Mike Isaac

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With Sights Set on Spotify (And Pandora), Google Launches a Music Subscription Service

Yep, Google’s Spotify competitor is here.

Google unveiled its long-rumored music subscription service at its I/O developer conference on Wednesday, aiming to take on Spotify, the one dominant player in the category.

It’s called Google Play Music All Access, and it has pretty much everything Spotify does. Explore different categories of music, flip through featured content from Google’s editors, browse some of the top albums and songs, and create playlists inside the app. It’s available across the Web — which is nicer than Spotify’s desktop client — as well as on Android phones and tablets.

The biggest likely draw is the radio station option. Listen to one track, and turn it into a radio station that is tailored to your listening habits. If you don’t like what’s in the queue that Google has given you, you can swipe away the music you don’t like. Better radio, as Google positions it.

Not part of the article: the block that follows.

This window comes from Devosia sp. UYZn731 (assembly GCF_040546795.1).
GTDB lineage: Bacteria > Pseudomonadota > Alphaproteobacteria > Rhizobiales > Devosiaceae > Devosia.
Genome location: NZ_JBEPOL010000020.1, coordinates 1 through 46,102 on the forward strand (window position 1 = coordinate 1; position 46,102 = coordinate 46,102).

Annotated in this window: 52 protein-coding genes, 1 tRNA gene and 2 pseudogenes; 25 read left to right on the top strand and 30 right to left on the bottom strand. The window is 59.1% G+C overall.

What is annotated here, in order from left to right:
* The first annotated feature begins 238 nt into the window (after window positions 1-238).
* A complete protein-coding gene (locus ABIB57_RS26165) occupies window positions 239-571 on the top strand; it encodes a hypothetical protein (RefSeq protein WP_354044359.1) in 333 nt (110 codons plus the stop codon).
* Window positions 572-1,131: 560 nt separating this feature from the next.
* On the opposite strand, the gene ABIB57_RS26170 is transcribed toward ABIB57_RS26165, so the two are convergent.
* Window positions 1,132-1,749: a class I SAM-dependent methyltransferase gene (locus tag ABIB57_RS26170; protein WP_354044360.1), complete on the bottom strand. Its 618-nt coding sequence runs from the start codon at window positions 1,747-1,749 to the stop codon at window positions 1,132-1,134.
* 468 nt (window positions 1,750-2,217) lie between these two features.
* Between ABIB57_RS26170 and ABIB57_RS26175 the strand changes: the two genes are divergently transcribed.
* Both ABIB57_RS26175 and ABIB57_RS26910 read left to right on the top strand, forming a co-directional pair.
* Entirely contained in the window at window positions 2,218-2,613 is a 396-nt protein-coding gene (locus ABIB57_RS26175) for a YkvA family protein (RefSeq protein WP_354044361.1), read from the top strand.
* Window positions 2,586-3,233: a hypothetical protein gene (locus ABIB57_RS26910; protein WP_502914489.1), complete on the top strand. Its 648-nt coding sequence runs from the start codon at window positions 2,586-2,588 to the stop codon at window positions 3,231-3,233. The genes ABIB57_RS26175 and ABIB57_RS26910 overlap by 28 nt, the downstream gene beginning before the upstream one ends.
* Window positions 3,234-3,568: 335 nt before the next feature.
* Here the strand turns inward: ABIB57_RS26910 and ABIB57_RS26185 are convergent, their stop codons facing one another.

How interesting! Especially considering that Apple is working on an online music radio competitor with extended features, and Pandora, of course, is going to have to fight on all sides to keep its business strong.

Here’s the biggest drawback: Unlike Spotify, All Access comes with only one pricing plan — $10 monthly. (It’s free for the next 30 days, and you can get it for $8 if you sign up before July).

That means no ad-supported free version, which arguably has been the reason why Spotify has gained more than six million paid subscribers globally to date, and more than 20 million active users of the service overall.

I’m curious to see the level of traction All Access gets compared to Spotify, mostly because Spotify has another key advantage: Facebook. The social giant is a nice boost of traffic for Spotify, surfacing users’ listening activity to the billion-plus users on the social network. Google’s All Access, on the other hand, has Google+. That hardly stacks up to Facebook’s reach.

Time to watch, wait, and see if Googlers are willing to pony up the dough.


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I think the NSA has a job to do and we need the NSA. But as (physicist) Robert Oppenheimer said, “When you see something that is technically sweet, you go ahead and do it and argue about what to do about it only after you’ve had your technical success. That is the way it was with the atomic bomb.”

— Phil Zimmerman, PGP inventor and Silent Circle co-founder, in an interview with Om Malik